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Difficult Conversations – Asking Questions

By Mario Pistilli

I reached out to some colleagues asking if they had any ideas for a topic for this article, and the overwhelming response was “difficult conversations.” Managing people is a very large part of what we do, and many times those conversations may be tough. It is what I term, “the Pistilli Law of P’s” which states that, “people problems permanently persist.”

These problems generally occur because of the differences in perception, emotions or breakdowns in communication. A recent article in Inc. (Schneider, 2018) noted that 70% of employees were avoiding difficult conversations and that is a whole lot of avoidance going on. One technique that I have found really effective is what author Parker Palmer calls, “turning to wonder.” In my last ICE talk, I largely covered eight very high-value questions adapted from the book, “The Coaching Habit: Say Less, Ask more & Change the Way You Lead Forever,” by Michael Bungay Stanier.

The Kickstart Question

“What’s on your mind?” This is an effective opening question as it leaves room for a person to take the conversation in any direction they want. One of the reasons we avoid difficult conversations is that we don’t know where to start. This question is open and inviting and allows people to get to what is most important to them. You might have to tease it out by asking more probing questions such as; “What’s exciting?”; “What’s provoking anxiety?” or “What’s keeping you up at night?”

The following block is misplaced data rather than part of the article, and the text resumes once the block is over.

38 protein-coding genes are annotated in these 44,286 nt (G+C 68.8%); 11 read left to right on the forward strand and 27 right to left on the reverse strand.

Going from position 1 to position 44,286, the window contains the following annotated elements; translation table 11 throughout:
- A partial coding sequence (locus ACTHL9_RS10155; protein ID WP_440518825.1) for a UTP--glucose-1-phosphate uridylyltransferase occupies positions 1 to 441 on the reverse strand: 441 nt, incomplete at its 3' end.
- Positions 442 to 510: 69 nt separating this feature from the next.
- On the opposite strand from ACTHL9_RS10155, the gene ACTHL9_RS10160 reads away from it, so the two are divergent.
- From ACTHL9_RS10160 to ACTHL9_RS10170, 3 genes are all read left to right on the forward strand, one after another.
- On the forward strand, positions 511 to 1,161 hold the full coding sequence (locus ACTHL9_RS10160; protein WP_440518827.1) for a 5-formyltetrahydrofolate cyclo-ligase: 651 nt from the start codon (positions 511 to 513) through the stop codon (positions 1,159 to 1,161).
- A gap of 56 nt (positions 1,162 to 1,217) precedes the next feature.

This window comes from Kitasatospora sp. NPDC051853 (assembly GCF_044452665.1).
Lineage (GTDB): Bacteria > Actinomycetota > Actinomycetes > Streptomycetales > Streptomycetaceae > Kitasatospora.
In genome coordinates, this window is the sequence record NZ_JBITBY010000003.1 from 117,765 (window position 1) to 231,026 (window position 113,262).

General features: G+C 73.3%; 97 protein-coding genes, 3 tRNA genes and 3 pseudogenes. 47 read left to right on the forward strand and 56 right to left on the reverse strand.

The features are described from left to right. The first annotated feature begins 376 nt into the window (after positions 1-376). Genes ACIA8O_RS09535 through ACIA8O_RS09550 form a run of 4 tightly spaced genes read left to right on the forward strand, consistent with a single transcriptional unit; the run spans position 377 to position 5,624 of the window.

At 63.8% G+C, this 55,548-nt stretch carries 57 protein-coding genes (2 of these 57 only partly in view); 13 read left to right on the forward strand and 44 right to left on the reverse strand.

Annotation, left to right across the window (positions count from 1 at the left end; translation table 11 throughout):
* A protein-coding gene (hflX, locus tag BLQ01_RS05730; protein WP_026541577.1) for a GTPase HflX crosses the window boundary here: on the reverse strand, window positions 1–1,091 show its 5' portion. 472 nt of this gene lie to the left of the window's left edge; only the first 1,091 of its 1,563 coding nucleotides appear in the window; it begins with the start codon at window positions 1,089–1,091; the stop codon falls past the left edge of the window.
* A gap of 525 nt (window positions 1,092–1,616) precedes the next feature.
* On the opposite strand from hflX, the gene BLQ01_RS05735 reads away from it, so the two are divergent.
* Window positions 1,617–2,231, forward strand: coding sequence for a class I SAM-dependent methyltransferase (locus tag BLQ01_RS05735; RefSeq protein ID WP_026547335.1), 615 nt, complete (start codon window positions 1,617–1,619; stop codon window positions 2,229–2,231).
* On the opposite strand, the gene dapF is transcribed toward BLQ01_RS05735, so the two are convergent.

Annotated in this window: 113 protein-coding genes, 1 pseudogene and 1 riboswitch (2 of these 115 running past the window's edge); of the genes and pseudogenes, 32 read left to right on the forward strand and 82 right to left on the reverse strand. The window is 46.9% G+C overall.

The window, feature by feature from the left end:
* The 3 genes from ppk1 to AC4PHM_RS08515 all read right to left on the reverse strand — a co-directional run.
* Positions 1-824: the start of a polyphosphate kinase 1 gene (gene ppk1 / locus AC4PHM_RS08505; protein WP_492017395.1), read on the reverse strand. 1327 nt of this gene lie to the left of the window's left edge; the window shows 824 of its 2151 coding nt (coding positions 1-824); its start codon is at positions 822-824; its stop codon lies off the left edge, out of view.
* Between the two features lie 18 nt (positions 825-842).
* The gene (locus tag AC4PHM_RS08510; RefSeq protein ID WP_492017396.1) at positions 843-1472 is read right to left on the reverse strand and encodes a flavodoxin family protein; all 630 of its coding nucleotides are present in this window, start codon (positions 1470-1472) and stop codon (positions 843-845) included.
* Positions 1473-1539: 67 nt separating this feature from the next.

The AWE Question

“And what else?” This question is powerful because it invites more insights or more wisdom. Three big reasons this question is so powerful are that it opens more possibilities, allows you to reign yourself in and buy yourself time. You can use this as a follow-up to the kickstart question to elicit even more information.

The Focus Question

“What’s the real challenge here for you?” This is where you avoid the urge to jump in to fix it and spend time honing in on the problem. This question helps you slow down so you can later spend time solving the real problem not the first problem. This question allows you to cut through the fog created around the problem. One source of fog is that there may be many interrelated problems all popping up one after another – you might ask “If you had to pick one of these to focus on, which one here would be the real challenge for you?” Another source of fog is when the conversation turns to complaining about a person not in the room – if only he would do that or if only he wasn’t so lazy. Using this question to bring it back around by asking “So, what’s the real challenge here for you?” You cannot do anything about a person not in the room only coach the person in front of you. Don’t forget the AWE question as an add on to this – when the person talks about the real challenge for them and you sense that there is more ask the “and what else” question.